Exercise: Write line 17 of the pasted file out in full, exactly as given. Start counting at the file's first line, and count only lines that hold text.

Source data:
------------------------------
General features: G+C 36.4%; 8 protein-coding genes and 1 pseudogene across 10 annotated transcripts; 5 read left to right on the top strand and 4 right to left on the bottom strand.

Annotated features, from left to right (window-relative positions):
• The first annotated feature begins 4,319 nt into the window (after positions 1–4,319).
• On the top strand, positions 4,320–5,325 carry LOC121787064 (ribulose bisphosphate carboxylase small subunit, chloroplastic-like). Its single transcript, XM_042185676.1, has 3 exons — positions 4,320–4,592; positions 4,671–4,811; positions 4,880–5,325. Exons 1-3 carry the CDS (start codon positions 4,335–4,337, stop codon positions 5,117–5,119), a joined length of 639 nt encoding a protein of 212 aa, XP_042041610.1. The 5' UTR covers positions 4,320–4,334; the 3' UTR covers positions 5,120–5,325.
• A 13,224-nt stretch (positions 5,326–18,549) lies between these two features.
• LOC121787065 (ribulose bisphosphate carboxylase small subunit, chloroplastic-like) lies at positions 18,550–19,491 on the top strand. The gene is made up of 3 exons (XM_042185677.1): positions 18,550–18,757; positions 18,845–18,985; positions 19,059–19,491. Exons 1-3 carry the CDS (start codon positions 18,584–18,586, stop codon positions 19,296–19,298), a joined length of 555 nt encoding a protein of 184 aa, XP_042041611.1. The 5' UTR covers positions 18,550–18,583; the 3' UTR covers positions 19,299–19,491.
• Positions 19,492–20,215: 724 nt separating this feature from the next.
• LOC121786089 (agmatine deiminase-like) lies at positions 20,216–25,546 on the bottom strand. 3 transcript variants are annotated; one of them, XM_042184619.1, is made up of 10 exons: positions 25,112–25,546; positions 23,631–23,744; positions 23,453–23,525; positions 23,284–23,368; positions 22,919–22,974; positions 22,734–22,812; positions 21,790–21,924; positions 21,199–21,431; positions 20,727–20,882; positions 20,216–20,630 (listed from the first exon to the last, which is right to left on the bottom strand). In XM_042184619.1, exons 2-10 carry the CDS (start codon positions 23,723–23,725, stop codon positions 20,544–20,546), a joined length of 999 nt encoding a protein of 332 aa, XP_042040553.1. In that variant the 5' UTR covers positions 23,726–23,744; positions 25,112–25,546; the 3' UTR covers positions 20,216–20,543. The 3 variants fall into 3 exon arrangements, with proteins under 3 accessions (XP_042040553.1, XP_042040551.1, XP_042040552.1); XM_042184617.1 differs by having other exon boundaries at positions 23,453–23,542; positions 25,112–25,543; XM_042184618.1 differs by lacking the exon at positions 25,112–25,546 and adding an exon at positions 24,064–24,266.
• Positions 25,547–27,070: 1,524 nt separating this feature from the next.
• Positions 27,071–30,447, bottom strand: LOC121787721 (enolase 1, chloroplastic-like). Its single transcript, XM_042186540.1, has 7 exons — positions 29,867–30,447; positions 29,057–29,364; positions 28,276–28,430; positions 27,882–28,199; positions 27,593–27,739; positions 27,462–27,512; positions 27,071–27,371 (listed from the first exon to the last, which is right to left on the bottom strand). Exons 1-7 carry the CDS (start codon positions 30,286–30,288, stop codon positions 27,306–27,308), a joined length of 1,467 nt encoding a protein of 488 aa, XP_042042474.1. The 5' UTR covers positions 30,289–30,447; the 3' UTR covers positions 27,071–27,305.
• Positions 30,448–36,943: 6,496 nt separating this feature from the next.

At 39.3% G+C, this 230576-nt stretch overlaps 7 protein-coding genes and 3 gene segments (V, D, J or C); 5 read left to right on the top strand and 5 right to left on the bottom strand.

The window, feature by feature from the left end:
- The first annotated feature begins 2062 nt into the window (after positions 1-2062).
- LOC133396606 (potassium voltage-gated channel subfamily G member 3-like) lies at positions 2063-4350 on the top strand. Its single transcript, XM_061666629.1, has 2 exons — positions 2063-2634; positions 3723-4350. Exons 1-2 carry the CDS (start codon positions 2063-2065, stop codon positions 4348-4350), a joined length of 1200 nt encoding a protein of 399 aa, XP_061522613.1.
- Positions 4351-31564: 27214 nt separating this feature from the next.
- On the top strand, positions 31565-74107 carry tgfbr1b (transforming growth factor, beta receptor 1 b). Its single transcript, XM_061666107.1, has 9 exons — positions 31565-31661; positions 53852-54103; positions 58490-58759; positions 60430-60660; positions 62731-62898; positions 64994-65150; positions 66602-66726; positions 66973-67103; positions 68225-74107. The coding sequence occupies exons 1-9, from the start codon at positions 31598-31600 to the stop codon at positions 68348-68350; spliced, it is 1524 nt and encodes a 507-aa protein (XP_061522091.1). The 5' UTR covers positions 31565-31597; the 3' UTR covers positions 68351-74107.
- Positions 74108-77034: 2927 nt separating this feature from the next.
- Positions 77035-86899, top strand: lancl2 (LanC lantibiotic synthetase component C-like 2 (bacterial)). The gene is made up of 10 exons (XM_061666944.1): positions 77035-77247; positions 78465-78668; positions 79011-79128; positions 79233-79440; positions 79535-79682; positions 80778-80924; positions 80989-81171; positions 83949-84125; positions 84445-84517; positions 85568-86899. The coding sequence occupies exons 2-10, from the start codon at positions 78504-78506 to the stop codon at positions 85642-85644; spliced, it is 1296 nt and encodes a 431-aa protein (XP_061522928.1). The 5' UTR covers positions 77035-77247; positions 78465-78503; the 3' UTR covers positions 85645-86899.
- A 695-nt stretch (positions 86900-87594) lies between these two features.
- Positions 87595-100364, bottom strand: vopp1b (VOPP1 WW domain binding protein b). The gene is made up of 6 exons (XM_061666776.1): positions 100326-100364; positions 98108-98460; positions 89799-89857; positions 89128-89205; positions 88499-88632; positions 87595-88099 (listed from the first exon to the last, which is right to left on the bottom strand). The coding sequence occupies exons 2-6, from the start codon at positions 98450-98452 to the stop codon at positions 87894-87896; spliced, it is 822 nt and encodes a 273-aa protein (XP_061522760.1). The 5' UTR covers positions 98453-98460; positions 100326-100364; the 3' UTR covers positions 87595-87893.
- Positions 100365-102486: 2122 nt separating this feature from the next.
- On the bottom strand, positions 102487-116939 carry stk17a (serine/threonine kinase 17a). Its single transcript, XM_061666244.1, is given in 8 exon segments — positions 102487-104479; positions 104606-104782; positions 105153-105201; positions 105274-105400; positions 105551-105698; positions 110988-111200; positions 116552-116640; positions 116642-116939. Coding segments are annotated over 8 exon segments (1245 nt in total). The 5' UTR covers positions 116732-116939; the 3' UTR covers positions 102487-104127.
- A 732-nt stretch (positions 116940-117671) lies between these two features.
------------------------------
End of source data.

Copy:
- On the top strand, positions 31565-74107 carry tgfbr1b (transforming growth factor, beta receptor 1 b). Its single transcript, XM_061666107.1, has 9 exons — positions 31565-31661; positions 53852-54103; positions 58490-58759; positions 60430-60660; positions 62731-62898; positions 64994-65150; positions 66602-66726; positions 66973-67103; positions 68225-74107. The coding sequence occupies exons 1-9, from the start codon at positions 31598-31600 to the stop codon at positions 68348-68350; spliced, it is 1524 nt and encodes a 507-aa protein (XP_061522091.1). The 5' UTR covers positions 31565-31597; the 3' UTR covers positions 68351-74107.